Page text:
As of late 2007, 14 structures have been solved for this class of enzymes, with PDB accession codes 1N05, 1N06, 1N07, 1N08, 1NB0, 1NB9, 1P4M, 1Q9S, 2P3M, 2VBS, 2VBT, 3CTA, 2VBU, and 2VBV.

References[edit]

  1. ^ PDB 3CTA; Bonanno, J.B., Rutter, M., Bain, K.T., Mendoza, M., Romero, R., Smith, D., Wasserman, S., Sauder, J.M., Burley, S.K., Almo, S.C. (2008). "Crystal structure of riboflavin kinase from Thermoplasma acidophilum". 
  2. ^ Osterman AL, Zhang H, Zhou Q, Karthikeyan S (2003). "Ligand binding-induced conformational changes in riboflavin kinase: structural basis for the ordered mechanism". Biochemistry 42 (43): 12532–8. doi:10.1021/bi035450t. PMID 14580199. 
  3. ^ Galluccio M, Brizio C, Torchetti EM, Ferranti P, Gianazza E, Indiveri C, Barile M (2007). "Over-expression in Escherichia coli, purification and characterization of isoform 2 of human FAD synthetase". Protein Expr. Purif. 52 (1): 175–81. doi:10.1016/j.pep.2006.09.002. PMID 17049878. 
  4. ^ Srinivasan N, Krupa A, Sandhya K, Jonnalagadda S (2003). "A conserved domain in prokaryotic bifunctional FAD synthetases can potentially catalyze nucleotide transfer". Trends Biochem. Sci. 28 (1): 9–12. doi:10.1016/S0968-0004(02)00009-9. PMID 12517446. 
  5. ^ Ammelburg M, Hartmann MD, Djuranovic S, Alva V, Koretke KK, Martin J, Sauer G, Truffault V, Zeth K, Lupas AN, Coles M (2007). "A CTP-Dependent Archaeal Riboflavin Kinase Forms a Bridge in the Evolution of Cradle-Loop Barrels". Structure. 12 (12): 1577–90. doi:10.1016/j.str.2007.09.027. PMID 18073108.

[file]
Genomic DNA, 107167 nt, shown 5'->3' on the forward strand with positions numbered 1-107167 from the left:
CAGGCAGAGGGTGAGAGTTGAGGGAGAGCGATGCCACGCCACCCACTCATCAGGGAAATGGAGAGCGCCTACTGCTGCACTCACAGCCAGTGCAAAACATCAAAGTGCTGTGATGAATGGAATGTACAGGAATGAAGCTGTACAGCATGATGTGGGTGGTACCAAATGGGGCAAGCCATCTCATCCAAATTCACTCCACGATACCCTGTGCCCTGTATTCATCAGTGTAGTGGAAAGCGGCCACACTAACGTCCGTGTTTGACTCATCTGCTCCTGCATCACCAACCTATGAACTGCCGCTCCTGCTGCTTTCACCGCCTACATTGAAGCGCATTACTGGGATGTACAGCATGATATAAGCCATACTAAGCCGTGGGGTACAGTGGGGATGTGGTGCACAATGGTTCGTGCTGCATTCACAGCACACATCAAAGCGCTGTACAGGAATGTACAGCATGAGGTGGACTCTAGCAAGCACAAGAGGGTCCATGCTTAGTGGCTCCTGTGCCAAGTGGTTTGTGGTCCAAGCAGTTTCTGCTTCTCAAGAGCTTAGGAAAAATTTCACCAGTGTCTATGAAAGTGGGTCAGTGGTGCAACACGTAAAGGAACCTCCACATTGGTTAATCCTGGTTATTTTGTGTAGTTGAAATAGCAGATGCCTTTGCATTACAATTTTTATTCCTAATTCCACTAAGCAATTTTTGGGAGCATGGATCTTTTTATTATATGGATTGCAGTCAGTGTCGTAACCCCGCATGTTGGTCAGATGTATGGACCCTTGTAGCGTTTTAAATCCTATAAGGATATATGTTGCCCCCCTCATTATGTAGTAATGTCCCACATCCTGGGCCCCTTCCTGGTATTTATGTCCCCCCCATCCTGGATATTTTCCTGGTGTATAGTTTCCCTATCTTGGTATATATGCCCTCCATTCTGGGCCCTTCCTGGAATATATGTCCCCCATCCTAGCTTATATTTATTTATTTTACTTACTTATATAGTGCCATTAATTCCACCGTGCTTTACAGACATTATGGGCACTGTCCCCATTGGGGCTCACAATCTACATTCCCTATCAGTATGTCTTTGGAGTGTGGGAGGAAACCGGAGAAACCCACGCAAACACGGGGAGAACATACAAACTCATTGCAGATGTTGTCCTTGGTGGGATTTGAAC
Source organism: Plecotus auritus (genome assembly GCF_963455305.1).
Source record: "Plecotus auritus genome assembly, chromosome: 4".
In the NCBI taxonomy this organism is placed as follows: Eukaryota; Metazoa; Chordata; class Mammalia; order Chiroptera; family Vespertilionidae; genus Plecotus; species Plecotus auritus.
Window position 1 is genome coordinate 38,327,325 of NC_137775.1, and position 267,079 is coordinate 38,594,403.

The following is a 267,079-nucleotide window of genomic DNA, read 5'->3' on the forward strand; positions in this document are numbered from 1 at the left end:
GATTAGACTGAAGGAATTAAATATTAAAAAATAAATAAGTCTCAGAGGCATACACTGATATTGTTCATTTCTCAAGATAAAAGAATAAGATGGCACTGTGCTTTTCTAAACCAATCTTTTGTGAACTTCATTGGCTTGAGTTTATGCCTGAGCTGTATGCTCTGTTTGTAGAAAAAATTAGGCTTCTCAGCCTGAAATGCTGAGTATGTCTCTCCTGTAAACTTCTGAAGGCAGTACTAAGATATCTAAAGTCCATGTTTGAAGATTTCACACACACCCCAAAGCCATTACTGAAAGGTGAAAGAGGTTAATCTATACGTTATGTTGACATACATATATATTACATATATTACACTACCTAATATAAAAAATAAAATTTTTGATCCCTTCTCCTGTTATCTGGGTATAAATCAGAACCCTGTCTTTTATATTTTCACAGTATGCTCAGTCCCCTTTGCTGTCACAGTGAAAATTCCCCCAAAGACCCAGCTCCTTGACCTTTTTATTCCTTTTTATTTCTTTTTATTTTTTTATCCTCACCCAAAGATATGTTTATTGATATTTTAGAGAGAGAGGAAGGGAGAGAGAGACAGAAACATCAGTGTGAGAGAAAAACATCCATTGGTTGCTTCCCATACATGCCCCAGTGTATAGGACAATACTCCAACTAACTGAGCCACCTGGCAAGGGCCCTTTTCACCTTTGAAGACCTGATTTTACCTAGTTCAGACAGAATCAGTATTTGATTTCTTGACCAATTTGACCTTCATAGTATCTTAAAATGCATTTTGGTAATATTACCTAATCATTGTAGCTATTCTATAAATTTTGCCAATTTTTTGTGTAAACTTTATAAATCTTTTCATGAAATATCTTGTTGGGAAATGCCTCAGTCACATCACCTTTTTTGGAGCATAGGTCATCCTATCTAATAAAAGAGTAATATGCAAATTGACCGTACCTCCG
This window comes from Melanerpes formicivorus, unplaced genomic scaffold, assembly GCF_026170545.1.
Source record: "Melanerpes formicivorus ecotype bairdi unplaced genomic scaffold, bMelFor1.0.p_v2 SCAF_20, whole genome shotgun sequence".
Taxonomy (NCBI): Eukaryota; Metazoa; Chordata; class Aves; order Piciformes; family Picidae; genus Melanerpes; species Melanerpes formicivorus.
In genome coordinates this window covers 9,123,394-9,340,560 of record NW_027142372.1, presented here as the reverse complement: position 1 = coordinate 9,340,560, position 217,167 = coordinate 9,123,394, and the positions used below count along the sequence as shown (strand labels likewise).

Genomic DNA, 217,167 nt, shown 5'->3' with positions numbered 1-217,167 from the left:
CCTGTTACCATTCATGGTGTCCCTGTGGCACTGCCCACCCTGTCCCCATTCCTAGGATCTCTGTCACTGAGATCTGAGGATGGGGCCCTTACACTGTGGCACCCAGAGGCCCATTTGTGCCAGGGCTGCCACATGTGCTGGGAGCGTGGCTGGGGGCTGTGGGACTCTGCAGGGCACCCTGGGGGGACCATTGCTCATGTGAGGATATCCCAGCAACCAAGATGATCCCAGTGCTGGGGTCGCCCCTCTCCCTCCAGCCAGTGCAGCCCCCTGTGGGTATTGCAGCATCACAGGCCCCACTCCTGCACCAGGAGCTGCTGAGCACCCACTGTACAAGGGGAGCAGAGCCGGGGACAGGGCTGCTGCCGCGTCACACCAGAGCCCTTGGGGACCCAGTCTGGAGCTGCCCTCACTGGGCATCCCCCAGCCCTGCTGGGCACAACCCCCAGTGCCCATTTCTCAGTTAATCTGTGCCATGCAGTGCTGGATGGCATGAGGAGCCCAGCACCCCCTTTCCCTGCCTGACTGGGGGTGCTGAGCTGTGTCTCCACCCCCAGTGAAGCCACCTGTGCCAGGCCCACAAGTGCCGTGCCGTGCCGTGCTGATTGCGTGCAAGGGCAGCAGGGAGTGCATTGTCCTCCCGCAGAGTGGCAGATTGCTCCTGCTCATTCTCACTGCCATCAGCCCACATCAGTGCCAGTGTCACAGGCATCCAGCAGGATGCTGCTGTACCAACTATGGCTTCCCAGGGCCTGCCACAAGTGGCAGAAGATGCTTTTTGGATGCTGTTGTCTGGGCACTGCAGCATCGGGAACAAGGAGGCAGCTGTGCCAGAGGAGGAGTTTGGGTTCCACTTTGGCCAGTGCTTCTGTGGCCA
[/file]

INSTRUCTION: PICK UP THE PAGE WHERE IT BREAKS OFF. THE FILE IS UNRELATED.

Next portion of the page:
Further reading[edit]

  • CHASSY BM, ARSENIS C, MCCORMICK DB (1965). "THE EFFECT OF THE LENGTH OF THE SIDE CHAIN OF FLAVINS ON REACTIVITY WITH FLAVOKINASE". J. Biol. Chem. 240: 1338–40. PMID 14284745. 
  • GIRI KV, KRISHNASWAMY PR, RAO NA (1958). "Studies on plant flavokinase". Biochem. J. 70 (1): 66–71. PMC 1196627. PMID 13584303. 
  • KEARNEY EB (1952). "The interaction of yeast flavokinase with riboflavin analogues". J. Biol. Chem. 194 (2): 747–54. PMID 14927668. 
  • McCormick DB and Butler RC (1962). "Substrate specificity of liver flavokinase". Biochim. Biophys. Acta 65 (2): 326–332. doi:10.1016/0006-3002(62)91051-X. 
  • Sandoval FJ, Roje S (2005). "An FMN hydrolase is fused to a riboflavin kinase homolog in plants". J. Biol. Chem. 280 (46): 38337–45. doi:10.1074/jbc.M500350200. PMID 16183635. 
  • Solovieva IM, Tarasov KV, Perumov DA (February 2003). "Main physicochemical features of monofunctional flavokinase from Bacillus subtilis". Biochemistry (Mosc.) 68 (2): 177–81. PMID 12693963. 
  • Solovieva, I.M.; Kreneva, R.A.; Leak, D.J.; Perumov, D. A. (January 1999). "The ribR gene encodes a monofunctional riboflavin kinase which is involved in regulation of the Bacillus subtilis riboflavin operon". Microbiology 145: 67–73. doi:10.1099/13500872-145-1-67. PMID 10206712. 

This article incorporates text from the public domain Pfam and InterPro IPR015865